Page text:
Responding in his newsletter, JP Castlin points out (again) that any “positive long-term effect must first have a short-term impact.” Research shows a positive sales ‘carry-over effect’ that diminishes over time (and so must be reinforced).
BCG published new research highlighting the lasting costs of cutting brand spend. BCG found, “Regaining lost market share requires a future investment of $1.85 for every $1.00 saved from near-term reductions in brand spending.”
Deloitte’s Brandworth research (an analysis of 24,000 brands across 21 sectors) paints a similar picture (brands have worth – invest in them).
So long-term lasting ads can be tremendously effective, and brands should be wary of chasing ROI and efficiency gains as an end. With every penny scrutinized in the current climate, it is worth remembering that, in the pursuit of fame, it is often ”the perceived extravagance of an advertisement” that works. Efficiencies within advertising should not strip back its impact - but it should serve growth, innovation, and fame. How do marketers balance these conflicting goals – cost savings and growth – to invest with confidence?
Diageo’s CEO Ivan Mendes and Kiel Pieterson, VP of Planning are both on record talking about how efficiencies have helped them reinvest in their core for more growth. In particular, using CreativeX technology has helped “reduce the cost per 1000 digital ad views over the first half of the year by 50% compared to the same period the year prior.”
Similarly, Nestle’s Global CMO, Aude Gandon, was interviewed in The Drum with CreativeX Founder & CEO Anastasia Leng. She says the project with CreativeX is a way of increasing investment, adding: “We are doing it smartly so that, when we do do it, we know it will contribute to our growth.”
Brands build businesses. But more companies are hiring performance CMOs.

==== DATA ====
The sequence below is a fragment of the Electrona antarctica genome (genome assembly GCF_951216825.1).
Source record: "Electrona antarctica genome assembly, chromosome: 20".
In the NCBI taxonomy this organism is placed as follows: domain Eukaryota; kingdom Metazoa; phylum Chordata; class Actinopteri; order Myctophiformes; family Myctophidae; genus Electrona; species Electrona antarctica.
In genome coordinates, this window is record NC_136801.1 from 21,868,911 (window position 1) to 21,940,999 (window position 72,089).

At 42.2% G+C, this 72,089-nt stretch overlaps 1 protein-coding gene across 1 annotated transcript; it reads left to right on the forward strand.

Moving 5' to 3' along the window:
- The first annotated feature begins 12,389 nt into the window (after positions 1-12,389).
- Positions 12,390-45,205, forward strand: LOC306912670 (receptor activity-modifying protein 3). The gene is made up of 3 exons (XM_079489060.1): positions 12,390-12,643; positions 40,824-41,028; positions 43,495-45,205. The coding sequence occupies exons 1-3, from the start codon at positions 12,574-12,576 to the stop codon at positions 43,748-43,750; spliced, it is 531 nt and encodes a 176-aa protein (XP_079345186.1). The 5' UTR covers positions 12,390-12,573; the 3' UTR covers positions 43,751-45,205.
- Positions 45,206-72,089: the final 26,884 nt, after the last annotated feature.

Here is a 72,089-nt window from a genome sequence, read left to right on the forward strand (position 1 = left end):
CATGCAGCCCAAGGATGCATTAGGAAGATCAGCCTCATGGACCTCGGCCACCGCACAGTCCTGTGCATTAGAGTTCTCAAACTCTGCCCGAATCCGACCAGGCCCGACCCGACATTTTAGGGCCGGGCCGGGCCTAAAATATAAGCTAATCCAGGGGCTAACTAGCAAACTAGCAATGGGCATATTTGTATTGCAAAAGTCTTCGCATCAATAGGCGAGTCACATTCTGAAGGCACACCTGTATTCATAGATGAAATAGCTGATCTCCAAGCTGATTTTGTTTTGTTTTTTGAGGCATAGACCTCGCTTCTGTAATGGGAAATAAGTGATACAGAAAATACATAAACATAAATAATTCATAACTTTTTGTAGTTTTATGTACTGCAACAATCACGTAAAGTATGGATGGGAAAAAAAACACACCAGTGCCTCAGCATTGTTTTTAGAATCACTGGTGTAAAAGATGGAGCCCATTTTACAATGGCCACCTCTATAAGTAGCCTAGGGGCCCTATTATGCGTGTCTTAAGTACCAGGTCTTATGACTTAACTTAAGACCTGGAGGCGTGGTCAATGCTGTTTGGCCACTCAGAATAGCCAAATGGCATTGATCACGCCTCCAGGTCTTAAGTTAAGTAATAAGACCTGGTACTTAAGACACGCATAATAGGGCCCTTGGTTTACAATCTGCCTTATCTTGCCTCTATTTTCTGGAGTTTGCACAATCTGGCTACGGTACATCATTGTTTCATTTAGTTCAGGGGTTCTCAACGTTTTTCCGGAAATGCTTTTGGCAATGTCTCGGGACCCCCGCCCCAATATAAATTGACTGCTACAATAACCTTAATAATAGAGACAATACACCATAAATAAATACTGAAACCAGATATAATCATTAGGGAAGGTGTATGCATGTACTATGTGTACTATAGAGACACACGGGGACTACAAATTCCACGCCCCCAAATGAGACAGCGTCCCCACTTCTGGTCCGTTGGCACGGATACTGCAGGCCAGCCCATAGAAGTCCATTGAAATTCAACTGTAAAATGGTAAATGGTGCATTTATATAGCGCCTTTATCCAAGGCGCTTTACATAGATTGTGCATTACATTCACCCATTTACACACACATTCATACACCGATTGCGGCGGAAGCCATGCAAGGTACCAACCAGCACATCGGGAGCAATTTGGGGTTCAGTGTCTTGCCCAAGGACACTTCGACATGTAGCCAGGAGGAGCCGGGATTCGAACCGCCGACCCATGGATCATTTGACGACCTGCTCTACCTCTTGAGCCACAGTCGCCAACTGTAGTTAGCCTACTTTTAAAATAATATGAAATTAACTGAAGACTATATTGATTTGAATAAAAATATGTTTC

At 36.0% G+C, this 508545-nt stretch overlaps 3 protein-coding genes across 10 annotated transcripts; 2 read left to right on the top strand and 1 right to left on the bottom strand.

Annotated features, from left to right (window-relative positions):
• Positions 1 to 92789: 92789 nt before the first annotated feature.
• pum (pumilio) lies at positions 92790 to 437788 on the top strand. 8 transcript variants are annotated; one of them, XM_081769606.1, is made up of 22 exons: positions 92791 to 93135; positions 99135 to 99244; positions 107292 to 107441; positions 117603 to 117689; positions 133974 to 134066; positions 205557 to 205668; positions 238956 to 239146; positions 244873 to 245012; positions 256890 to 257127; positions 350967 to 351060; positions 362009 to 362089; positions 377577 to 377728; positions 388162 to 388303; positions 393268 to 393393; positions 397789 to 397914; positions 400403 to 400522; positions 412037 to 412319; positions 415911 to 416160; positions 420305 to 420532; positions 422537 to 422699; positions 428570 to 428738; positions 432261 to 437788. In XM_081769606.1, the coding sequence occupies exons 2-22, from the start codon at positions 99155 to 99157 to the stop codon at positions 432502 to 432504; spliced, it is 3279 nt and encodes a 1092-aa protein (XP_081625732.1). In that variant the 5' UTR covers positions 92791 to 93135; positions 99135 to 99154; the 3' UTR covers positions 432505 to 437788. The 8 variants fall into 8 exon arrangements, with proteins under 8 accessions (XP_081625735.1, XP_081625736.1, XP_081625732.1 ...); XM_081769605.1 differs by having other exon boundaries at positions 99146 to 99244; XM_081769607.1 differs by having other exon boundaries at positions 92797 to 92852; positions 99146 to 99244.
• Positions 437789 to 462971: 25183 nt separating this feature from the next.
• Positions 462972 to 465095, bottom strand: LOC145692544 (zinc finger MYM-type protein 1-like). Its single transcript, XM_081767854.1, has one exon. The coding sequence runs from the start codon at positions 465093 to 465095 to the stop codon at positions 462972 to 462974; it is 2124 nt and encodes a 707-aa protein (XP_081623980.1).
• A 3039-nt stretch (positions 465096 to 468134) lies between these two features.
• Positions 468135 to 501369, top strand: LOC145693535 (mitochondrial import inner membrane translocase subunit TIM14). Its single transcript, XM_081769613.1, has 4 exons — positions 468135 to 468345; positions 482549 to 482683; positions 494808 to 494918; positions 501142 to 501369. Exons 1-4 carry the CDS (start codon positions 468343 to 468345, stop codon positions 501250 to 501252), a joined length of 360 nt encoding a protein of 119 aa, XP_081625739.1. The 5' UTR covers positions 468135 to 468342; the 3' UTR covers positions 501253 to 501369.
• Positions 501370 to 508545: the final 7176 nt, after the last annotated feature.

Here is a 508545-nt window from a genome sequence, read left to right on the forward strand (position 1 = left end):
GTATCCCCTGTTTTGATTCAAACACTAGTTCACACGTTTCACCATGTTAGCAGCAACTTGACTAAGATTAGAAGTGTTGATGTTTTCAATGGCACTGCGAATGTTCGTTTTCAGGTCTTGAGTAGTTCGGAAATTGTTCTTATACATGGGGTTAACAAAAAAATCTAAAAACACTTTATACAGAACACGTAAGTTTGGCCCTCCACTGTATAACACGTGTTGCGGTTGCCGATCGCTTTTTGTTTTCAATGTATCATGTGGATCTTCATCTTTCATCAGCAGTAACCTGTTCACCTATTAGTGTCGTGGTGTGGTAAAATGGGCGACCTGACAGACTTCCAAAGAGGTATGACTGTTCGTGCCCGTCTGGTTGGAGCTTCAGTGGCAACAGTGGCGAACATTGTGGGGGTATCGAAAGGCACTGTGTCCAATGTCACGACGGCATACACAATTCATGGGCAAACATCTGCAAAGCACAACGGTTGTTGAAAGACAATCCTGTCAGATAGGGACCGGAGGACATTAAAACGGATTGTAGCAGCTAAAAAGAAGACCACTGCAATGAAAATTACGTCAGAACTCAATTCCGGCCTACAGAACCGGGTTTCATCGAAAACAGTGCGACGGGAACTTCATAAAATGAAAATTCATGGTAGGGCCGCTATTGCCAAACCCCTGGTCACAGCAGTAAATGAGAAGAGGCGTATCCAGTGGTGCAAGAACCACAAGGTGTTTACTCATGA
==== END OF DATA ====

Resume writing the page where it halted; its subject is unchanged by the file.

Which brings us full circle.
Marketers build brands; tech doesn’t. AI can help them drive growth and build brands, but marketers are not subservient to it.
Writing about ChatGPT, sci-fi author Ted Chiang points out that one cannot achieve any degree of creative excellence without first producing and learning from terrible first drafts. Understanding how sentences are put together – what words work where – is an essential part of becoming a brilliant writer.
The same is true of advertising.
If advertising at its best is poetry, then poetry builds brands. Poetry takes feeling, empathy, and the ability to make creative choices that speak through omission. Poetry means understanding what words work where.
Technology can help frame and automate the operational boundaries for creativity to thrive - for poetry to be made, but it can’t do the human bit - the poetry. Technology can alleviate some of the fragmentation adaptation challenges that technology has created. As Aude Gandon points out in her interview, “The shift and evolution of media at the same time as the complexity of Nestlé meant we needed a way to give guidance and a framework.” AI and technology help marketers understand what creative elements can go where. It gives marketers and creatives “the space to talk about the creative again.”